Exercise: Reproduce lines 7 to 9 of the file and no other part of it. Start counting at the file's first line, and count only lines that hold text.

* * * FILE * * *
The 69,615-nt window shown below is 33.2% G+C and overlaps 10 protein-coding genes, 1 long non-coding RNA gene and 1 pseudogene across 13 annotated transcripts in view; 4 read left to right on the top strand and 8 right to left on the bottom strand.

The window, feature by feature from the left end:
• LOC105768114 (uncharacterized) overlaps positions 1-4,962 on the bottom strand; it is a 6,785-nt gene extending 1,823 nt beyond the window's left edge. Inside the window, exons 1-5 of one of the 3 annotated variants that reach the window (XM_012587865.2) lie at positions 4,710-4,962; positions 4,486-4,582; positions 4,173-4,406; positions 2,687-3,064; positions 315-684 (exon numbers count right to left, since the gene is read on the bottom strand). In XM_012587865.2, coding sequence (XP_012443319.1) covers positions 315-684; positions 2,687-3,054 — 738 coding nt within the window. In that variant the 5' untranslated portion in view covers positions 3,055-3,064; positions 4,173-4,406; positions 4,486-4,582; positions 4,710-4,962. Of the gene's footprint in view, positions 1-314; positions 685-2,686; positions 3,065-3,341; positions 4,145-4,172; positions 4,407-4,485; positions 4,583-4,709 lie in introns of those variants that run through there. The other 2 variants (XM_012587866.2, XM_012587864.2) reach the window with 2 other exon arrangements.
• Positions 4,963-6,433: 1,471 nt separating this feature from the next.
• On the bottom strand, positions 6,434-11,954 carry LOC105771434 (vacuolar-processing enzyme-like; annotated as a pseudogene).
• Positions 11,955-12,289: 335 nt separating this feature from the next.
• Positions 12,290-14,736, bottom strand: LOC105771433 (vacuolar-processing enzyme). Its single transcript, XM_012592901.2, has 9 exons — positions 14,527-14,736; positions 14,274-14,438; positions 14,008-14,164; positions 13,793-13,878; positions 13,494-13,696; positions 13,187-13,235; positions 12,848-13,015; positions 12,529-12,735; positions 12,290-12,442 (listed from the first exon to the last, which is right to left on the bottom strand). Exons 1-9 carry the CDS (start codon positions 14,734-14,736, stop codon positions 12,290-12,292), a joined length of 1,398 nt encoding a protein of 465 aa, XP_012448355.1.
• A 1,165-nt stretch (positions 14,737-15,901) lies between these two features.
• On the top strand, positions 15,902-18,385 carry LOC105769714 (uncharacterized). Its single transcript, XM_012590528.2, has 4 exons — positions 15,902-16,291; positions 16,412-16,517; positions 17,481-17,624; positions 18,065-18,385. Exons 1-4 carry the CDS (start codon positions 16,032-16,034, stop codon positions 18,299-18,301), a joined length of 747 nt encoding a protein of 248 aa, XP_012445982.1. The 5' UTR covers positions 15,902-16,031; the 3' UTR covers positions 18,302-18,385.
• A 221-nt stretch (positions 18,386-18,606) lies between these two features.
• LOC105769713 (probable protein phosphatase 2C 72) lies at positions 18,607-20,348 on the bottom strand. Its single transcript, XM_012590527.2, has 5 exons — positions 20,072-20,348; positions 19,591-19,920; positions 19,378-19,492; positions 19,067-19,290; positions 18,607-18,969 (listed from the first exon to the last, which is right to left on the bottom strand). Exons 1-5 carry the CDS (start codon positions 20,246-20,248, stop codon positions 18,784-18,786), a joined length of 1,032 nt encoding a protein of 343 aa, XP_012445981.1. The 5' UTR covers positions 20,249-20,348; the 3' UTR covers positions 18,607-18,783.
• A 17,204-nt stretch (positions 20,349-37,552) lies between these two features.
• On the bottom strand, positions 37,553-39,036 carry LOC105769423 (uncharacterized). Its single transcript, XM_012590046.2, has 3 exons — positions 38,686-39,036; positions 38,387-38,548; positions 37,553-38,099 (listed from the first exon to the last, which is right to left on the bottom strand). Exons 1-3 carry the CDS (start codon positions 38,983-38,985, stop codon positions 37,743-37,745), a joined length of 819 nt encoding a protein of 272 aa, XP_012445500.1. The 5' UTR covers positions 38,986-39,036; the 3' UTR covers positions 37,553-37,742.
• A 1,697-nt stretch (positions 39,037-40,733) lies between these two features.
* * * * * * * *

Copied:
• Positions 12,290-14,736, bottom strand: LOC105771433 (vacuolar-processing enzyme). Its single transcript, XM_012592901.2, has 9 exons — positions 14,527-14,736; positions 14,274-14,438; positions 14,008-14,164; positions 13,793-13,878; positions 13,494-13,696; positions 13,187-13,235; positions 12,848-13,015; positions 12,529-12,735; positions 12,290-12,442 (listed from the first exon to the last, which is right to left on the bottom strand). Exons 1-9 carry the CDS (start codon positions 14,734-14,736, stop codon positions 12,290-12,292), a joined length of 1,398 nt encoding a protein of 465 aa, XP_012448355.1.
• A 1,165-nt stretch (positions 14,737-15,901) lies between these two features.
• On the top strand, positions 15,902-18,385 carry LOC105769714 (uncharacterized). Its single transcript, XM_012590528.2, has 4 exons — positions 15,902-16,291; positions 16,412-16,517; positions 17,481-17,624; positions 18,065-18,385. Exons 1-4 carry the CDS (start codon positions 16,032-16,034, stop codon positions 18,299-18,301), a joined length of 747 nt encoding a protein of 248 aa, XP_012445982.1. The 5' UTR covers positions 15,902-16,031; the 3' UTR covers positions 18,302-18,385.